‘In accepting co-option on to the Histon Road LLF, the Histon Road Area, the Benson Area and the Windsor Road Residents Associations
are not to be taken as endorsing the “Do Maximum” Histon Road proposal and its terms, including acceptance of bus-lanes at the expense of front yards, trees and verges. The residents associations are willing to participate in the Local Liasion Forum and contribute local knowledge and experience to its workshops on this understanding.’

Lilian Rundblad (Histon Road Area Residents Association) Anna Crutchley (Benson Area Residents Association) Mary Wheater (Windsor Road Residents Association)

City Congestion Survey

Have you completed the current ‘City Deal’ survey on peak time traffic congestion in Cambridge?

Does the idea of peak time road closures rock your boat?

How will the proposals affect your normal travel arrangements within the city?

The Greater Cambridge City Deal Board are keen to hear your views and ‘travel stories’.

Use the on line link below to ‘have your say’.



The potential benefits of the peak time closure scheme have been compared to those achieved with the existing city centre traffic arrangements.

Streetfilms Snippets – Filtered Permeability & Rising Bollards from STREETFILMS on Vimeo.

Histon Road Local Liaison Forum

Yesterday’s Greater Cambridge City Deal local liaison forum for Histon Road held at St Luke’s church provided a lively platform for a large number of local residents to express their fears and misgivings:

The essential premises on which the planned changes to the transport infrastructure for Histon Road are based are flawed.

Participation in the forum does not imply, in any shape or form, endorsement of the stated aims of the forum. HRARA provided a public statement to the board to that effect.

Alternative solutions to those proposed by the road engineers need to be considered.

Investing public money into additional bus lanes is highly questionable. Especially when this involves the degradation of the environment and street scene.

HRARA vice chair Lilian Rundblad has been appointed as Vice Chair for the Histon Road Local Liaison Forum.

Richard Taylor has kindly filmed the proceedings:

Public Meeting (City Deal LLF)


6-9 pm Monday 8 August 2016

St. Luke’s Church Centre, corner of Victoria Road

The GC City Deal are determined to widen HISTON ROAD for a bus lane. 
We will lose GARDENS, TREES and VERGES. 

 For an interactive map and more information visit:


The red area on the map demonstrates the public land, trees, verges and private gardens that will be lost in the persuit of saving, at best, a few minutes from an inward bus journey.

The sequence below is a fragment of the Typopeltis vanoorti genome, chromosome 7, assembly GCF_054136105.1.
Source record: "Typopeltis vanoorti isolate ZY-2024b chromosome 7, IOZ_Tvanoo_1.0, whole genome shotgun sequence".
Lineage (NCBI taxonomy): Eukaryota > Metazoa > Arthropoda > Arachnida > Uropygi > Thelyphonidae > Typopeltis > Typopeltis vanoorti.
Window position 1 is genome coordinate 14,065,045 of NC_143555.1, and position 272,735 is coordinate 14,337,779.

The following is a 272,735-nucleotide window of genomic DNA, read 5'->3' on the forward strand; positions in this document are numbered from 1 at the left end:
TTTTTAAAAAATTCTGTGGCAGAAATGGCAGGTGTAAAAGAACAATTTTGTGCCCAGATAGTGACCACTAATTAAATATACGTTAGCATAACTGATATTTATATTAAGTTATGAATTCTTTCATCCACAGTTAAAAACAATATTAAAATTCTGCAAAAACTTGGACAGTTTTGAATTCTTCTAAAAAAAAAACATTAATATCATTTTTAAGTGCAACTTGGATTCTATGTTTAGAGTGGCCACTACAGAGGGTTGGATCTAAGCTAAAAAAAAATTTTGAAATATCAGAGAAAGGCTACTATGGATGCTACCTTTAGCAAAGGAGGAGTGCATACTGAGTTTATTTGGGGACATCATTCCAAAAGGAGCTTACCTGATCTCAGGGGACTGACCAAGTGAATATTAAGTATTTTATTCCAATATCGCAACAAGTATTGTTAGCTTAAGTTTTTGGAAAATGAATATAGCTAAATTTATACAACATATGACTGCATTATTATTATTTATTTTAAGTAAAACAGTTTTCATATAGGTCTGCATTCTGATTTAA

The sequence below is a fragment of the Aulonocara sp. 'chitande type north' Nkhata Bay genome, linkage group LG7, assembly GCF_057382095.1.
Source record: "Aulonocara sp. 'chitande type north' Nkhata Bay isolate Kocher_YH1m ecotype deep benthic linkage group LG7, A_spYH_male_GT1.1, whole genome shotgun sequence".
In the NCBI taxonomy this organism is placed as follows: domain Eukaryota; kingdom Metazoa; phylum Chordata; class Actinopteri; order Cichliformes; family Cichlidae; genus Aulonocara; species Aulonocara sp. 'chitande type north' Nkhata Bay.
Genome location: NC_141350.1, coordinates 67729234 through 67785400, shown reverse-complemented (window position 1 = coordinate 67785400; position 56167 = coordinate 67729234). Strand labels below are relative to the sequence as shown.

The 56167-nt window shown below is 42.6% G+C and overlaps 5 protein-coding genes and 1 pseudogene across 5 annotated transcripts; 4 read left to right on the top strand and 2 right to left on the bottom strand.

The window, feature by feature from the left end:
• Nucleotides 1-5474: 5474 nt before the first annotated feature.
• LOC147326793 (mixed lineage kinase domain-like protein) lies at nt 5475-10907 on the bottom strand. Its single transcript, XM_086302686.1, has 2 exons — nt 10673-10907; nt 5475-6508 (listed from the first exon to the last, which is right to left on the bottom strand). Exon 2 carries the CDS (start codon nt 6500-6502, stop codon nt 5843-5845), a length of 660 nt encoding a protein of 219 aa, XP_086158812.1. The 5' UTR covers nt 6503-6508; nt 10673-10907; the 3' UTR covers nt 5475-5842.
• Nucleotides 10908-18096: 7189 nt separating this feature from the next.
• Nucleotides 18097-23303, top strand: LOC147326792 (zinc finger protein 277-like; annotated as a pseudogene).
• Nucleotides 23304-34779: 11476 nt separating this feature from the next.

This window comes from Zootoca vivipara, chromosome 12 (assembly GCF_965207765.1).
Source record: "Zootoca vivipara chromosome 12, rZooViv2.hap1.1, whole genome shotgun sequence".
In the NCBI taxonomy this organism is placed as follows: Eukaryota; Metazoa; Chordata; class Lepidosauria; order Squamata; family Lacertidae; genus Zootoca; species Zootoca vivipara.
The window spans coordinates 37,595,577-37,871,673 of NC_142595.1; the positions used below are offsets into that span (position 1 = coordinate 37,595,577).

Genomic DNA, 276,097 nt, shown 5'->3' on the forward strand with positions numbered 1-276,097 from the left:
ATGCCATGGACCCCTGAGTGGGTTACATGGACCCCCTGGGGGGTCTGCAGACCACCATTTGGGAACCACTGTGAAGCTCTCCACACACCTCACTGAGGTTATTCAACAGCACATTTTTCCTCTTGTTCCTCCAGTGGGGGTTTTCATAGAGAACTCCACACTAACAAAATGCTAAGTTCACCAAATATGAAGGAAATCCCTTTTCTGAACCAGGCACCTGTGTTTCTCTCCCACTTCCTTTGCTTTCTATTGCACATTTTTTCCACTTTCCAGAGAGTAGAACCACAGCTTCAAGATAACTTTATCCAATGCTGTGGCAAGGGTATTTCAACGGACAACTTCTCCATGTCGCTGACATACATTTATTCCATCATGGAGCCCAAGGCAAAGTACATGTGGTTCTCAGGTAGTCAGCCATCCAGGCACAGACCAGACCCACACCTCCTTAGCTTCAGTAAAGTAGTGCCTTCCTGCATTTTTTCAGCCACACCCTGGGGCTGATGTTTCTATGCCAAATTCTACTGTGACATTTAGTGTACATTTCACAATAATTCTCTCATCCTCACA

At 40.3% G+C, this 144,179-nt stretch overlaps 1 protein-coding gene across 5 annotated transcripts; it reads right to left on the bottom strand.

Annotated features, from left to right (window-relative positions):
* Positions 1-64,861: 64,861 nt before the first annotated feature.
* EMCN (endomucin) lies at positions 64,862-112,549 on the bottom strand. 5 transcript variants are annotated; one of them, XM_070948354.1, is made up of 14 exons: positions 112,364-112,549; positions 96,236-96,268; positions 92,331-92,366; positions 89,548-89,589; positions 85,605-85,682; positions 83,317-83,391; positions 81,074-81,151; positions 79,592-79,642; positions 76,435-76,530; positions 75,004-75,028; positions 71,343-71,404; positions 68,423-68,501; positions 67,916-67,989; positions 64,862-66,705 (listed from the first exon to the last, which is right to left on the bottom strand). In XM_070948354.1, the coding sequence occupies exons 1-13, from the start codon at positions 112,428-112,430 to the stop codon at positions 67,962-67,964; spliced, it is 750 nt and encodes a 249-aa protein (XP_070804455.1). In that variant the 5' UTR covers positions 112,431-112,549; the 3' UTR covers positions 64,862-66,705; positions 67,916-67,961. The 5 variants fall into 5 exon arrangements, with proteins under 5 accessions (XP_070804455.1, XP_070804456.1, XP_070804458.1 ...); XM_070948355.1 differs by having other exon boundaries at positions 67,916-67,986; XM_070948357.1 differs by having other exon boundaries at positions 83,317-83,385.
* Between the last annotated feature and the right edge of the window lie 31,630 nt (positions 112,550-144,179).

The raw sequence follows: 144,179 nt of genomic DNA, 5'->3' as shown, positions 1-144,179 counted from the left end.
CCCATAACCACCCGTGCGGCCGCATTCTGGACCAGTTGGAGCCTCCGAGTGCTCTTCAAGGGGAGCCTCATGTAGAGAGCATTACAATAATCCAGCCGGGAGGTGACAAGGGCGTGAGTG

As part of the City Deal, Local Liaison Forums (LLF) have been set up to listen to residents’ views. 

If you want your say about the future of Histon Road, please attend. 

Our natural heritage.



Local residents write to Daniel Zeichner MP:

Dear Mr Zeichner

We attach a photograph of a stretch of Histon Road between Roseford Road and Carisbrooke Road, which is subject to the road-widening proposals published under City Deal. These involve compulsory purchase of a portion of garden from the houses on the east side of the road. This will result in the removal of several important trees which are currently subject to preservation orders and contribute to the atmosphere and appearance of the entire road.

The oldest tree, a Lombardy poplar, towers above the houses and has a basal circumference (bole) of a surprising 18 feet. It was a mature tree of at least 30 years of age when we took up residence over 40 years ago.

The householders in the affected area are few in number, and do not have the collective voice to gain substantial public support, yet we feel that this support would be forthcoming if the matter is brought to light. It is for this reason that we appeal to you, as our elected representative who carries a significant voice, to add your support to our plight. Substantial amounts of public money will be involved in these proposals for this short stretch of road alone. The cost of contracting work, removing and replacing garden walls, hedges, trees, drains, street lighting, and compensation for loss of gardens, must be weighed up against the potential returns of these proposals: i.e. a possible 3-minute shortening of bus journeys.

Yours sincerely

John and Molly Sneddon
312 Histon Road